Folk-Americana singer-songwriter Todd Warner Moore recently released Path Overgrown, his fifth album in eighteen months, beginning with June 2018’s Lapis Lazuli, followed by Spark, Love and Change, Starry Sounds, and now Path Overgrown.
Originally from Kansas City, Kansas, and now based on Lamma Island in Hong Kong, Moore’s sound blends ingredients from folk, psychedelic, Americana, Gypsy, and Latin aromas into tasty musical concoctions.
Encompassing 12-tracks, Path Overgrown features the talents of Moore (vocals, acoustic guitar), Roberto Diana (electric guitar, steel guitar), William Stewart (violin, viola), Horacio Valdivieso (acoustic guitar, electric guitar, steel guitar), Daniel Gonzalez (cello), Issar Schulman (double bass), and Leah Hart and Michael Kentish on background vocals.
The title track opens the album riding gently strumming guitars backed by tender strings atop Schulman’s rumbling bassline. Moore’s evocative tenor infuses the lyrics with wistful nostalgic flavors.
“Oh once more to return again / Oh once more to return / To your path / Overgrown / And Unknown.”
Entry points on the album include “Little Cobra,” which features a Latin jazz-flavored melody undulating with sensual-lite colors on a fat bassline, as Moore’s light tenor glides overhead, narrating mankind’s fascination with hidden dangers suddenly revealed.
The sinuous flow of “On” suffuses the tune with magnetic allure, akin to watching waves roll in on some remote, tropical beach. Drawling strings imbue the tune with nuanced hues, as the bassline sets the rippling rhythm. “Buildings” might be the best track on an album rife with delicious tracks. The song features mellow strings and velvet vocal harmonies, as the harmonic flow conjures up memories of Gordon Lightfoot.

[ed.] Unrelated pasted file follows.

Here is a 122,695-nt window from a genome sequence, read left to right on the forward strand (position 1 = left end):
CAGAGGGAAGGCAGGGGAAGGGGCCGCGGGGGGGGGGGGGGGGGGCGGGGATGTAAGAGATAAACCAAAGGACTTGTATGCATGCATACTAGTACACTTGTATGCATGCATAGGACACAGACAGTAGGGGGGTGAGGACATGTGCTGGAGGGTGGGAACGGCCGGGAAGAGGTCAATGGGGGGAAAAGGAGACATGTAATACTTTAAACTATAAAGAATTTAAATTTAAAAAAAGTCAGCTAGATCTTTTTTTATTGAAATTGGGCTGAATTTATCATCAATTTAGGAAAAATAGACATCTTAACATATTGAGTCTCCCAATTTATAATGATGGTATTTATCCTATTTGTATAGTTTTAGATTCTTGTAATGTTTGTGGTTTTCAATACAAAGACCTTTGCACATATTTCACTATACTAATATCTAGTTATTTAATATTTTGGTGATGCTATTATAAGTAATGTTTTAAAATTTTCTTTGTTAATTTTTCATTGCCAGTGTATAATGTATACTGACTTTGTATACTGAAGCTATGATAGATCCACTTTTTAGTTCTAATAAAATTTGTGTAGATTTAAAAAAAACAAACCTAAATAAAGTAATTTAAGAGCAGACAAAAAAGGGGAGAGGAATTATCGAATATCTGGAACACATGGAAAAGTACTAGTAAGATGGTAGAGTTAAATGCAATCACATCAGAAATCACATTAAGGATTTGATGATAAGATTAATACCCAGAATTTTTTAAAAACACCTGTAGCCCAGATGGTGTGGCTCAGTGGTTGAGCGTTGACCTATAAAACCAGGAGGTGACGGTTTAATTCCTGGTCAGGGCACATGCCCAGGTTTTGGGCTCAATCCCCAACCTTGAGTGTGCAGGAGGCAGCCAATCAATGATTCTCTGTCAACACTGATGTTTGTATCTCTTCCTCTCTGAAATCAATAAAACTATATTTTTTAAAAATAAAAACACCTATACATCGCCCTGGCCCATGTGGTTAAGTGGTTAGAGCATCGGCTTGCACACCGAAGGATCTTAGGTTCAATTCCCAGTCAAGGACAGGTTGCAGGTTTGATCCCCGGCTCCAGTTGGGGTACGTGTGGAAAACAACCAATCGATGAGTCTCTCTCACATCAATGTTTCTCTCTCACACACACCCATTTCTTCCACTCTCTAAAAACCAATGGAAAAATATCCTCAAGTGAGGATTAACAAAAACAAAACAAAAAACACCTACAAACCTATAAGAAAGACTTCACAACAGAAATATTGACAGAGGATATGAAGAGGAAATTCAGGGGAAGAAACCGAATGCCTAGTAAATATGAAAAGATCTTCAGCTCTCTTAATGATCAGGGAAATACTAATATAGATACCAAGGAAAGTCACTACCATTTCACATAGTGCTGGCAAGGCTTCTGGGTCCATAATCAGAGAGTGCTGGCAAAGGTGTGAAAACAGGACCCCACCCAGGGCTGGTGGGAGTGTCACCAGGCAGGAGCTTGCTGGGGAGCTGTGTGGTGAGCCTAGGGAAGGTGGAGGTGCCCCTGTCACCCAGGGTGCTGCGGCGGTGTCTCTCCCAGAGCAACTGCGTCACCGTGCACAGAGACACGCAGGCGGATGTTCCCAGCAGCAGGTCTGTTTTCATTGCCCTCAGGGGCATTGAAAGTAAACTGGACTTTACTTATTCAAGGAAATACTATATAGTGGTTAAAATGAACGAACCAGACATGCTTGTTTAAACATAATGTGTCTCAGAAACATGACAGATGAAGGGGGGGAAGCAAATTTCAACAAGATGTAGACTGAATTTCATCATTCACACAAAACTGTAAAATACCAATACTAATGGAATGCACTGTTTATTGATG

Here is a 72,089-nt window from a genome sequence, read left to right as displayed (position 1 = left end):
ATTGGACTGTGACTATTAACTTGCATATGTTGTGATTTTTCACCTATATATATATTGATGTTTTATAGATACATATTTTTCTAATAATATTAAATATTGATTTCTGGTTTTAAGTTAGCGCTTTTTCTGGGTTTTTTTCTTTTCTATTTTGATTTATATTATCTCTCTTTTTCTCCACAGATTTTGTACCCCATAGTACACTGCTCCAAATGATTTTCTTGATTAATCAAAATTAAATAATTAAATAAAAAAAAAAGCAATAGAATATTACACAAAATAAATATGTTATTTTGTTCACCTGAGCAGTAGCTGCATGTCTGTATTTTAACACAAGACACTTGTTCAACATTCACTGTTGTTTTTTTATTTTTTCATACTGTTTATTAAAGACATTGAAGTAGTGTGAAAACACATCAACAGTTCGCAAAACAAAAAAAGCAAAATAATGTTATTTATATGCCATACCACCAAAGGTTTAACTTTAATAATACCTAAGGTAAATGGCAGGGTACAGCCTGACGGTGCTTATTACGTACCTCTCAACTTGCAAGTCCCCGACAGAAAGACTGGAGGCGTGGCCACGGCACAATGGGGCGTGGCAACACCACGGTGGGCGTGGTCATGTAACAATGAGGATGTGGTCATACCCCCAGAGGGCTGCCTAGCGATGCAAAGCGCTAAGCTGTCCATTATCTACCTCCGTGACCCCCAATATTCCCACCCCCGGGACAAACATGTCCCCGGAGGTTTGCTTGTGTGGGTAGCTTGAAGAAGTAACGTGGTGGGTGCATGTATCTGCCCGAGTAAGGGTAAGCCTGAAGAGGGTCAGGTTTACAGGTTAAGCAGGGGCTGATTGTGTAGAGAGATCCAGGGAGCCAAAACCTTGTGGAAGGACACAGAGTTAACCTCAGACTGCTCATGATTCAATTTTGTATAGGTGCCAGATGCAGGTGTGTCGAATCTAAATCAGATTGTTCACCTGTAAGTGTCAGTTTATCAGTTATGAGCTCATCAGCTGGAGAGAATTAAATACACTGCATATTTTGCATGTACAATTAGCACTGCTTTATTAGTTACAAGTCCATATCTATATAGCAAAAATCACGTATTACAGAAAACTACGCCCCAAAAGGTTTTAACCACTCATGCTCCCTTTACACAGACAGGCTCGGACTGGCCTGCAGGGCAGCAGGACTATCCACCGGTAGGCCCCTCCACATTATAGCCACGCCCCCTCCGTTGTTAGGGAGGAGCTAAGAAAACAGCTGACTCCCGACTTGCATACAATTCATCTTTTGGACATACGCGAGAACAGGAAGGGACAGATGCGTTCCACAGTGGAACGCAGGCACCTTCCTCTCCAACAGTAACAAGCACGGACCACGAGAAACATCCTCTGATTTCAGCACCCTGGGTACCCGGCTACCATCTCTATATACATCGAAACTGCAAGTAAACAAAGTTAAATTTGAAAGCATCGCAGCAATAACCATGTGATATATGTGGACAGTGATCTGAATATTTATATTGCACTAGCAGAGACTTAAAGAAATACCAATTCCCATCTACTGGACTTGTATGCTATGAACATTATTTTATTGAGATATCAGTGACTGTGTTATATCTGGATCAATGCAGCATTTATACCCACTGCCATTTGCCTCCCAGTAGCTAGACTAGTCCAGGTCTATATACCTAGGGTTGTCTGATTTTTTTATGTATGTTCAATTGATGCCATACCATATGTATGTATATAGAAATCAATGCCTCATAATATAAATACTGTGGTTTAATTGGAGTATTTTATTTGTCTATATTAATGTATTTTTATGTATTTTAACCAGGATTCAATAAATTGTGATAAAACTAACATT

“The Day They” opens on gleaming-lite guitars topped by Moore’s high-pitched tenor, soothing and yielding, as he tells a Harry Chapin-like story of people discovering the meaning of life. I love the lilt and inflection of Moore’s voice on this track, at times almost stumbling, yet always poignant.
“Book of Sea” swells with gently sloping colors, while Moore’s quiet tones fill the lyrics with the emerging beauty of surfacing from the depths: “And in my book of sea / Pain from below / Floats to the surface / Dissolves in the flow.”
The album’s final track, “And They’d Sing,” sways with turning pigments, as Moore’s delightful falsetto imbues the tune with hints of Dan Fogelberg, elegant and indulgent.
On Path Overgrown, Todd Warner Moore demonstrates not only his marvelous songwriting ability, but his expressive vocal gift. This is an album that’s fresh and gorgeously scented.
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